Prominent Senators Offer Proposal to Cut Payroll Tax, Create Jobs

Today in The New York Times, Senators Chuck Schumer and Orrin Hatch embrace a payroll tax exemption designed to promote employment, an idea similar to one NDN's Dr. Rob Shapiro has been discussing:

Starting immediately after enactment, any private-sector employer that hires a worker who had been unemployed for at least 60 days will not have to pay its 6.2 percent Social Security payroll tax on that employee for the duration of 2010. The Social Security trust fund will then be made whole with spending cuts elsewhere in the budget between now and 2015. That’s it. Simple to understand, and easy to explain.

The beauty of this proposal goes beyond its simplicity. Unlike a jobs tax credit of a specific dollar amount, this credit is “front-loaded” in that it provides an incentive for businesses to hire workers earlier in the year — because the tax benefit will be greater. A $60,000 worker hired on Feb. 1 will save a business about $3,400 in taxes, while that same worker hired on May 1 will save it about $2,500.

Here's the idea Shapiro described in October in a piece called What Washington Should Understand and Do to Create Jobs (the piece was also posted on the websites of The New Republic and NPR):

Businesses would receive a tax credit for the first year of payroll taxes on new employees or those moving from part-time to full-time, and a credit for half as much in the second year.  It's not very well targeted, since you end up subsidizing jobs that would have been created without any tax break.  (Keep in mind, falling employment is a net result, with some businesses adding jobs and others cutting them.)  But it is well focused on jobs, so long as we also include some conditions on those who claim it.  For example, a new business should have to be in place for at least six months before qualifying, to head off scams where people close down existing firms, reopen them, and then use all their existing employees to claim a big tax benefit.  And a firm’s total wage costs should have to rise, so employers don't just fire and rehire workers in order to qualify.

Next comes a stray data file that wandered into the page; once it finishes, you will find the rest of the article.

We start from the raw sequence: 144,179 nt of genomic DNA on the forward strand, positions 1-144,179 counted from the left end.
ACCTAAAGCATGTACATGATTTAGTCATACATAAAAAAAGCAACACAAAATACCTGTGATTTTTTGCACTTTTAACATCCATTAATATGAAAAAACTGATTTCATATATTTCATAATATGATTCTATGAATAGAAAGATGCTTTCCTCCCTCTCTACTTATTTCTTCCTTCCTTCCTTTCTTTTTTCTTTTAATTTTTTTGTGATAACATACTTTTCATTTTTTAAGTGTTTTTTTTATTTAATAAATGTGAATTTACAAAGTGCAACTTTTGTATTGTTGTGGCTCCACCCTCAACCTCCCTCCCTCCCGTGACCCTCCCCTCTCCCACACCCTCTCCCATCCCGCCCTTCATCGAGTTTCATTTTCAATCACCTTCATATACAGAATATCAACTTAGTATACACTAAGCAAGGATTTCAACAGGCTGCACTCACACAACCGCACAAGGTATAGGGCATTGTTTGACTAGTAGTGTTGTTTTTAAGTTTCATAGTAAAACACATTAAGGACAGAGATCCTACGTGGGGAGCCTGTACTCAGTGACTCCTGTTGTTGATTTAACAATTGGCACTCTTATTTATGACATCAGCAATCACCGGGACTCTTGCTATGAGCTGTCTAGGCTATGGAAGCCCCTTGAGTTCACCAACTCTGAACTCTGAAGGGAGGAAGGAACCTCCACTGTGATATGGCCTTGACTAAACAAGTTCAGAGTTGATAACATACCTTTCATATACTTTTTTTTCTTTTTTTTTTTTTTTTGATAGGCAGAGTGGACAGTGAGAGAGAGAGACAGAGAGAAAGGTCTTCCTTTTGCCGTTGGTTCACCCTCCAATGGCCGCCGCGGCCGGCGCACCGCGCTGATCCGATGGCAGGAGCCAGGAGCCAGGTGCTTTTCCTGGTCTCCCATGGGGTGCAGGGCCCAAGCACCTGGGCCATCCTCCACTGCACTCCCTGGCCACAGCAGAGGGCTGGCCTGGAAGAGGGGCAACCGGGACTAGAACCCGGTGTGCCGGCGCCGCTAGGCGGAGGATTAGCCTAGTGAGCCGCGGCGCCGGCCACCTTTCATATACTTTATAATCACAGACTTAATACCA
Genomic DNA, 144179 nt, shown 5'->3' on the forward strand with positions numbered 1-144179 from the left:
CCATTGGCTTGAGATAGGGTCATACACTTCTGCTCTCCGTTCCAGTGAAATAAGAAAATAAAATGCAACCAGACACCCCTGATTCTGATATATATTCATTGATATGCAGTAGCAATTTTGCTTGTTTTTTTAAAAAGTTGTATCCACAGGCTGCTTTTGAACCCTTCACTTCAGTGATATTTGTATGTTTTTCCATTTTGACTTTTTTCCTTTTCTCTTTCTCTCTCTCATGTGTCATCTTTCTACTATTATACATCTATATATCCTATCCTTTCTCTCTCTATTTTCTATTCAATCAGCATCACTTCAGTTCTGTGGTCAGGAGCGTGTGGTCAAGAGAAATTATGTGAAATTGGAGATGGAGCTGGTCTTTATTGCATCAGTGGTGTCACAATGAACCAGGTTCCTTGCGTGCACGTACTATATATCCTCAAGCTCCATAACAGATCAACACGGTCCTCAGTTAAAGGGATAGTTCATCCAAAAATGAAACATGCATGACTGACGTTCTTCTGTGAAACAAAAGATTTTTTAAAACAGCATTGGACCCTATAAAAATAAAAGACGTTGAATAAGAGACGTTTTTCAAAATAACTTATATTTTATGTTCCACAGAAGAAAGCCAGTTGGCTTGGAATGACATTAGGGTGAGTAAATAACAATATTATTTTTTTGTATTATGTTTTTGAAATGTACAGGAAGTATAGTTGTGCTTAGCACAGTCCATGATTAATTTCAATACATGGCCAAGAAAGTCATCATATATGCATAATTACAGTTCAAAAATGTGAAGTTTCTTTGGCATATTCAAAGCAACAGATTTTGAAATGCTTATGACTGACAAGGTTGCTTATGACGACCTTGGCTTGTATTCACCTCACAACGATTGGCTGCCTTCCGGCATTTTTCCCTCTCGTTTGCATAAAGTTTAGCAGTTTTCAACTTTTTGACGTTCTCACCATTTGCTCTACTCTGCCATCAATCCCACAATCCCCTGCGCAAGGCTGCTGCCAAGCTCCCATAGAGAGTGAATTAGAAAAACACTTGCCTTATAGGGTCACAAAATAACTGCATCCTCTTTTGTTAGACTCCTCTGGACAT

Shapiro discussed this idea at the White House Forum on Jobs and Economic Growth (video here) and also promoted the idea in the following blogs:

  • November 2, 2009, The Storms on the Economy’s Horizon"An even better idea would be to jumpstart new job creation by exempting the first few thousand dollars of wages from payroll taxes."
  • December 2, 2009, How to Create Jobs in a Troubled Economy"Exempt from payroll taxes the first $3,000 to $5,000 of wages paid in each of the first two years to new hires by firms that expand their work forces."
  • January 20, 2010, The Path to More Jobs and Growth  – "It’s virtually the only proposal that’s actually targeted directly at job creation, and it’s effective because it directly reduces a company’s cost to create new jobs. Its’ projected power to boost GDP follows directly from its success in creating jobs, since the new workers would spend virtually everything they earn, boosting output in the goods and services they choose and the jobs required to provide those goods and services."

While there is certainly no silver bullet for job creation, exempting a portion of the payroll tax, a direct tax on employment, is an appropriate and serious step that should spur job creation. In the 2002-2007 expansion, private employment grew at less than half the rate, relative to overall growth, as it did during the expansions of the 1990s and 1980s. The proposed change in the payroll tax will help alleviate this development. Senators Schumer and Hatch are to be congratulated for their proposal, and the Congress should pass this legislation with alacrity.